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Software purchasing now. I love Angry Birds but have it on my iPad, so I decided to purchase and download the latest version of iPhoto, which I hadn't installed yet. As you can see, when you visit the page of a specific App you are presented with a large colorful full-screen description plus images.

What happened when I made a purchase?

  1. I had to sign-in with my Apple ID.
  2. I had to approve new Terms and Conditions (this step has caused some problems for some users, see above). These seemingly relate to Ping (see image below).
  3. Look carefully -- if you're lucky you'll see an icon 'woosh' across from the App Store to your Dock -- this is the logo for the App you're installing (in my case, iPhoto) automatically populating your Dock, along with a progress bar to show you how the process is going.
  4. At 687MB, the iPhoto purchase took some time -- but even with the heavy traffic likely being experienced by Apple's App Store servers, the process was very swift indeed.
  5. App downloaded, just click the icon and -- in the words of a certain tech industry titan -- boom, the app launches and off you go.
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I also purchased and installed Chopper 2, available at an 80 percent discount at present. This is a flying game you can control with your iPhone. I'll be taking an interest in implementations such as this, while I wait for the Apple TV to gain support for such things....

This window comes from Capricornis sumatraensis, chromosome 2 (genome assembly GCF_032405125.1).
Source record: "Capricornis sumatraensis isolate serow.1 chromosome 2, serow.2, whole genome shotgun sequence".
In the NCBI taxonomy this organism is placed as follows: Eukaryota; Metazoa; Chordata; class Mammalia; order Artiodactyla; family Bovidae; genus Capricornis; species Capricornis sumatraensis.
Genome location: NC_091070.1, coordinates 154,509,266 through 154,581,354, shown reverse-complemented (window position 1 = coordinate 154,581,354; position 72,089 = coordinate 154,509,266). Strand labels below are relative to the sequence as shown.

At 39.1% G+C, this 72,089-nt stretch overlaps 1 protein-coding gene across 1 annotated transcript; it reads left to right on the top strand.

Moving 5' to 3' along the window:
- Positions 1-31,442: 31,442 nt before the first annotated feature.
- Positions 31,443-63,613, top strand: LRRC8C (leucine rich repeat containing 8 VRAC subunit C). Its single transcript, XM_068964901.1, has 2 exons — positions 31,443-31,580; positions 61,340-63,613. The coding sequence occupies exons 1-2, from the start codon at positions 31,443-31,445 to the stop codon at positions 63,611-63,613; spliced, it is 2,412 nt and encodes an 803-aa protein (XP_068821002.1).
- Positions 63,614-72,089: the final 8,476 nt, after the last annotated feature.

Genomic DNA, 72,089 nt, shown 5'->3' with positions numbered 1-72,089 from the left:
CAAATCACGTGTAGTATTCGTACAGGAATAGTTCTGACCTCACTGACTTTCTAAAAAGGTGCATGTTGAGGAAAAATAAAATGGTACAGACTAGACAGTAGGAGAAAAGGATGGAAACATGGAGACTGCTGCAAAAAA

Criticisms?

I am concerned that as thousands more apps join the thousand here now, navigation will be a problem. I am also concerned that as the store becomes the de rigeur way in which you download software for your Mac, Apple will indeed gain a position in which it can decide what you can run on your platform. Given that I have problems with how the App Store approvals team makes its decisions, this is an element I think worth watching.

A note on pricing (UK specific)

The store could turn out cheaper for buyers outside of the US than traditional channels. This is because Apple's prices include VAT, whereas most other sales channels for independent apps will charge VAT on top. It is also because Apple's tier model of pricing means exchange rates have been frozen since the iTunes Store first shipped.

Conclusion

The store is also going to divide the Mac software industry -- perhaps the biggest question, for the moment, is if Adobe intends joining the Mac App Store gold rush.

With Aperture on sale at such a low price and a plethora of powerful image editing features available within OS X itself, will this impact Photoshop sales?

Super-fast and really easy to navigate, the Mac App Store is going to generate huge wads of cash for everyone involved, Apple and its partners. 

I'm certain to have missed some details and features in this rapid first-look account, and that's where you come in: What have your experiences of the Mac App Store been? What do you think about it, will you use it? If you're a developer, how do you think it will impact your business? Please let me know in comments below and I'd urge you to follow me on Twitter so I can let you know about new articles as they go up here first on Computerworld.